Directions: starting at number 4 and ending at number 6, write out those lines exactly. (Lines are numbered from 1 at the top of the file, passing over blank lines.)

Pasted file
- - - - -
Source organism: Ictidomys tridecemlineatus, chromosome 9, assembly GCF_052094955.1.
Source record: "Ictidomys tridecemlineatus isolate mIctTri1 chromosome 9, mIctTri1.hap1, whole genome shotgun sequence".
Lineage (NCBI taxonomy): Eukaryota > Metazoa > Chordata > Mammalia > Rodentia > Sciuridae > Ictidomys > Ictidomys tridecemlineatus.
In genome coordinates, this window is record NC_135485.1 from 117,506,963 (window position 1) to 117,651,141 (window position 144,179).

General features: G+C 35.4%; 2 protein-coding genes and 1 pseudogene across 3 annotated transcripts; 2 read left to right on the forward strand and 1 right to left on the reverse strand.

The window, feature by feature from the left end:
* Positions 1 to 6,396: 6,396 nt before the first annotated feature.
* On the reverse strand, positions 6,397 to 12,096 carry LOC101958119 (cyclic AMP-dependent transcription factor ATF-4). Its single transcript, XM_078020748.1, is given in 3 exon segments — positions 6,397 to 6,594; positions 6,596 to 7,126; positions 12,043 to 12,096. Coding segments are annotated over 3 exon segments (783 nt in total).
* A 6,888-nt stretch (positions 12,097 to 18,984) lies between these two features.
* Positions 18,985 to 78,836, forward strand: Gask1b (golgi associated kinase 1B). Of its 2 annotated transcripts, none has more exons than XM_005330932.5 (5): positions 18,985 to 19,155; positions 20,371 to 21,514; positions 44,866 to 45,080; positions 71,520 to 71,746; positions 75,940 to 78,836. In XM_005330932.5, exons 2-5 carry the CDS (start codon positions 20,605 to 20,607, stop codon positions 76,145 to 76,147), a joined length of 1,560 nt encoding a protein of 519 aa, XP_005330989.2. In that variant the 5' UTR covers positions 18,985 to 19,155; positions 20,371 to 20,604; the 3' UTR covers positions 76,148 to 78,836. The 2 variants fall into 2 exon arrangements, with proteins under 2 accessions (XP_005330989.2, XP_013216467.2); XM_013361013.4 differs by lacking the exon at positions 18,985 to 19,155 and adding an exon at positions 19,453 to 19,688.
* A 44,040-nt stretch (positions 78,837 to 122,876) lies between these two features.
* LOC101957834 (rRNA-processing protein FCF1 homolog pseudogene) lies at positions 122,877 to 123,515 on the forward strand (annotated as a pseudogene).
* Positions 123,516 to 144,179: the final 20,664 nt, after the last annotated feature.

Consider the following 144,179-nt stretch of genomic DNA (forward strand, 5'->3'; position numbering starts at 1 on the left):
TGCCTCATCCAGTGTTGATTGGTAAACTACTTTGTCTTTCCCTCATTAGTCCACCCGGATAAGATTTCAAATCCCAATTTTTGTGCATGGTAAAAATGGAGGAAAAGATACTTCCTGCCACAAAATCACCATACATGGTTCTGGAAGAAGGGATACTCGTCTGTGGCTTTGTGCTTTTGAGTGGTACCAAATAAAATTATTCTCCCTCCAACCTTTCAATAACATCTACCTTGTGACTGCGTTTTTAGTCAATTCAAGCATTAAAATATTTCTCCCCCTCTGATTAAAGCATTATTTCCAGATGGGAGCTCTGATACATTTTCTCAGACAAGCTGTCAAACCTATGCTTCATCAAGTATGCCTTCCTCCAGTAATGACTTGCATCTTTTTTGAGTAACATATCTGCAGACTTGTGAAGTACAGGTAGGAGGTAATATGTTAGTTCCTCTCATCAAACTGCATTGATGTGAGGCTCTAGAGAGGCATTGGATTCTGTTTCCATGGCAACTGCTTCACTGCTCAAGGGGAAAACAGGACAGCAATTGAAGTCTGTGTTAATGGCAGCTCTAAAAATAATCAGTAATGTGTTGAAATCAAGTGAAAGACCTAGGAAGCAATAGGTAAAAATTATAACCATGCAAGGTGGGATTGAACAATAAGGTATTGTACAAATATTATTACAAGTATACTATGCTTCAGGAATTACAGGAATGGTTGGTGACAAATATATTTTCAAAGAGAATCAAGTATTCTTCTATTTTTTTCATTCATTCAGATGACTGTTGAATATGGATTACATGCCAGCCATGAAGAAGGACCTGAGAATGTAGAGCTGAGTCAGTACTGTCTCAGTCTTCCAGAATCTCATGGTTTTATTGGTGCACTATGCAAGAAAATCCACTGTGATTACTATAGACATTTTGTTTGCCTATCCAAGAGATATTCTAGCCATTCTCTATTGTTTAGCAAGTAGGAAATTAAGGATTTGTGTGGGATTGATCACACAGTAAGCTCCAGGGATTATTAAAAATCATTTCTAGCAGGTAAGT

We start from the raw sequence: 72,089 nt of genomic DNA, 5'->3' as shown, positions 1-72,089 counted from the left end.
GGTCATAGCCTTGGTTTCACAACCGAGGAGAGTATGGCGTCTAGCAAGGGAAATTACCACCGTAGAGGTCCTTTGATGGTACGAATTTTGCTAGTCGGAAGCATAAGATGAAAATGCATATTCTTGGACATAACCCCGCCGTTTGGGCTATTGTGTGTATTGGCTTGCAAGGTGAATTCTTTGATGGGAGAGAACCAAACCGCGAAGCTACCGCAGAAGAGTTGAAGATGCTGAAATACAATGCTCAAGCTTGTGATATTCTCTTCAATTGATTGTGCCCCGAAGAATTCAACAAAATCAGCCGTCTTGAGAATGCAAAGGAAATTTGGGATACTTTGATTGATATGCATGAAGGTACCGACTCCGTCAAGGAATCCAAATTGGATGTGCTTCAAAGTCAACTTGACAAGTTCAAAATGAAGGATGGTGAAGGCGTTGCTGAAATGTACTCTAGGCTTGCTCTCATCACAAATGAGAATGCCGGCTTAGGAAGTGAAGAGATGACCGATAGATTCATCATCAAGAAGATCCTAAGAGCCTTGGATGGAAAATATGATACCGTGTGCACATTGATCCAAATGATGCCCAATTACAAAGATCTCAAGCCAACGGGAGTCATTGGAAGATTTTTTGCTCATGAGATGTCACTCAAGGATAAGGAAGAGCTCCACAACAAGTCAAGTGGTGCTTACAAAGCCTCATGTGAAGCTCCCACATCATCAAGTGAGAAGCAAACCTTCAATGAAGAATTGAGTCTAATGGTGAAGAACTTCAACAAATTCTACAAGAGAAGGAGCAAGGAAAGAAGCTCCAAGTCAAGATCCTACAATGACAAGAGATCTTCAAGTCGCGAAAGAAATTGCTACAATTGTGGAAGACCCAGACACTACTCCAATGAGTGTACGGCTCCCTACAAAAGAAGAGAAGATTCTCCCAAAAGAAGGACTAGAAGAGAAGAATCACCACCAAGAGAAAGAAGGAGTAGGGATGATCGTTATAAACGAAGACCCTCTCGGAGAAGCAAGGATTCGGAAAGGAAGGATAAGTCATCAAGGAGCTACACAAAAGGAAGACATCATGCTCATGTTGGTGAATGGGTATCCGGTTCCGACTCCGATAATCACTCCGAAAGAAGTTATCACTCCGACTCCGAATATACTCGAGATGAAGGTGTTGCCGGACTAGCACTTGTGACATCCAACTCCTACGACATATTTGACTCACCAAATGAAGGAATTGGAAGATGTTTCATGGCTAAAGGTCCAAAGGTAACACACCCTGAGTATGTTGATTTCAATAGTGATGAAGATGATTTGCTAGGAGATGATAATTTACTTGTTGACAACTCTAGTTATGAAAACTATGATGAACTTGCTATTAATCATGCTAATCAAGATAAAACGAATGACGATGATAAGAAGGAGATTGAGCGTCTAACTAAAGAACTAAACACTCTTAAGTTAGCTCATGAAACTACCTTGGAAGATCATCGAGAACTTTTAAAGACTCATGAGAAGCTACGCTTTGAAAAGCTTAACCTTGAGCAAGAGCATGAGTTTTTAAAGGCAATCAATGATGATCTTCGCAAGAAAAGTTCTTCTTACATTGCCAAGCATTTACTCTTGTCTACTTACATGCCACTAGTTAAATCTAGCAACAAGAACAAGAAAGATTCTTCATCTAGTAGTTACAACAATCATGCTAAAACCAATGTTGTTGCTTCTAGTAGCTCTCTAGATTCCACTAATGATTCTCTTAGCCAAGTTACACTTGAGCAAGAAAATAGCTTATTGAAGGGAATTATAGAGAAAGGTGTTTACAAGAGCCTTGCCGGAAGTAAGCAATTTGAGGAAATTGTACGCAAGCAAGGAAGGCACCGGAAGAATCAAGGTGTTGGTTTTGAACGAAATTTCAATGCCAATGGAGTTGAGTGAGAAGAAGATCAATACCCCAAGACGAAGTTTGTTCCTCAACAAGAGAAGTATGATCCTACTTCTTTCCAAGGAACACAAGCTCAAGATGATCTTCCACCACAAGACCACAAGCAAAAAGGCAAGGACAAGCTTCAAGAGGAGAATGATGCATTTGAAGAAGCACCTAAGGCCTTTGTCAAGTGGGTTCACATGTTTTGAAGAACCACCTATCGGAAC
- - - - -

In genome coordinates, this window is record NC_135485.1 from 117,506,963 (window position 1) to 117,651,141 (window position 144,179).

General features: G+C 35.4%; 2 protein-coding genes and 1 pseudogene across 3 annotated transcripts; 2 read left to right on the forward strand and 1 right to left on the reverse strand.

The window, feature by feature from the left end: